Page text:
I can't bring myself to believe that artificial intelligence will bring an end to creative labor. you can't reduce creative labor to the artifacts it produces, and that the value of those artifacts doesn't inhere purely in their form. sure, I think a lot of the value in art comes from, like, visceral spectacle, but some amount also comes from being able to identify and appreciate the choices made in their production—and people are really good at identifying and distinguishing these choices

which isn't to say that new technology doesn't alter displace creative labor, because it obviously does that (and has for thousands of years). but there's a reason that it takes twenty minutes for the credits of a pixar movie to scroll past, and I think it's at least partially because the availability of automated tools opens up larger possibility spaces for sophisticated and interesting creative choices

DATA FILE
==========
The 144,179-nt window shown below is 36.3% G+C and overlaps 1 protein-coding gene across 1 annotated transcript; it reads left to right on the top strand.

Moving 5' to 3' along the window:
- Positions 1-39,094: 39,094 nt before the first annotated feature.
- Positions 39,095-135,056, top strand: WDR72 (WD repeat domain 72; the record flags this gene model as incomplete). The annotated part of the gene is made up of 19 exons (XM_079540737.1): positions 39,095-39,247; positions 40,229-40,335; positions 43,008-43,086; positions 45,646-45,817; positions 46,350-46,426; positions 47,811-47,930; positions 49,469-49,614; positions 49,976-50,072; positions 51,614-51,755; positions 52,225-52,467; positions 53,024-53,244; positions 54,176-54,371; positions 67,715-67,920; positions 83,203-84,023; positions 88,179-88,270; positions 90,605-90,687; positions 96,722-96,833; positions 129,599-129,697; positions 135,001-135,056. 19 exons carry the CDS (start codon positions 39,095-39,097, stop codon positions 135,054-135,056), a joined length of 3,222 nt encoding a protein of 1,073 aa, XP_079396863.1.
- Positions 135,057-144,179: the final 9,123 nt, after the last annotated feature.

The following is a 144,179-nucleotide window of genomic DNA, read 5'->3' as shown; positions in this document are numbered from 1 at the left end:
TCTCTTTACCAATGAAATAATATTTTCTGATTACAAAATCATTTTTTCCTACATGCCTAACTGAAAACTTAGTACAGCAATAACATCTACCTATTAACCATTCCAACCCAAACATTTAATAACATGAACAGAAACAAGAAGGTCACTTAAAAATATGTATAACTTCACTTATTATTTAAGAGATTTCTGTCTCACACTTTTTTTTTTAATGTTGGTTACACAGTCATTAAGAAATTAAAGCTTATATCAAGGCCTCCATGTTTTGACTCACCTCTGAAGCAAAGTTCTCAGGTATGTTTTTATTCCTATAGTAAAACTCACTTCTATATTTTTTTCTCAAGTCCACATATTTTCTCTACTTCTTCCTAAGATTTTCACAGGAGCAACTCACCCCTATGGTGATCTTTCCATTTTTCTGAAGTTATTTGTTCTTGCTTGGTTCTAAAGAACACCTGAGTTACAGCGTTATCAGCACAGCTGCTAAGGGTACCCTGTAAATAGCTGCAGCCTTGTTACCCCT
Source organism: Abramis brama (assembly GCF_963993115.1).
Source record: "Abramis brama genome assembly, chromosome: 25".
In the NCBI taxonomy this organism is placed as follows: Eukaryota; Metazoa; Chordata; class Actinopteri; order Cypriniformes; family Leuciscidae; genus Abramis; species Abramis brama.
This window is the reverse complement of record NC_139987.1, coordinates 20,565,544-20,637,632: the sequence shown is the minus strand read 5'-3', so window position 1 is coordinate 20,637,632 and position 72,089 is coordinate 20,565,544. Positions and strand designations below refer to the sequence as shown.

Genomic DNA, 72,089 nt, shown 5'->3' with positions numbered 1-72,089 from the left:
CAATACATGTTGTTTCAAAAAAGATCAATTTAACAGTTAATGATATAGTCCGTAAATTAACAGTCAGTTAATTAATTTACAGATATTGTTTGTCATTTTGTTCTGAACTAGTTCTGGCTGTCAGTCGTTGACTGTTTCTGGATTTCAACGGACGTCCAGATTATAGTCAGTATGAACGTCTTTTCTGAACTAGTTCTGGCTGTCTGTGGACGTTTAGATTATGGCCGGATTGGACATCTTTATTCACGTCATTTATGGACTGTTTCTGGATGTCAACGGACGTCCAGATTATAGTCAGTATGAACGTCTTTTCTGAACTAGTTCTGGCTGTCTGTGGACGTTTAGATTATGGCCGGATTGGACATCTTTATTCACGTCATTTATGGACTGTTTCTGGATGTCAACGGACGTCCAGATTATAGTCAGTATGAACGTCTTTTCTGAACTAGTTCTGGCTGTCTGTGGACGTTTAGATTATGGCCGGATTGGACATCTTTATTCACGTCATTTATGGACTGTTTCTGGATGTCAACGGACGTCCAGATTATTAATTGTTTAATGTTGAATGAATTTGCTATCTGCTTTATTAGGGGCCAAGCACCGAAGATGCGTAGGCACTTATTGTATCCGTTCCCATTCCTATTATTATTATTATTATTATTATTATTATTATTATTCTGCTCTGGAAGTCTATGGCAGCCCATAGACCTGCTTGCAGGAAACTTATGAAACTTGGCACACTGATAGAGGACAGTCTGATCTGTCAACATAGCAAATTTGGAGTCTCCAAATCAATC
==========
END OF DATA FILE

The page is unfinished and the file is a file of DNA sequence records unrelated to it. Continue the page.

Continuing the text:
here's an extreme example of what I mean—from an AI paper about interpolating latent space in GANs (the technology lately touted as producing "the first piece of AI-generated art" christies.com/features/A-colla) has a lot of math but then ends in a sentence stating, essentially, "I want to make it pretty, how do I make it pretty???" (from this paper users.aalto.fi/~laines9/public)

@aparrish cold take:
(auction) sales do not correlate to artistic merit

· · brutaldon · 0 · 0 · 0
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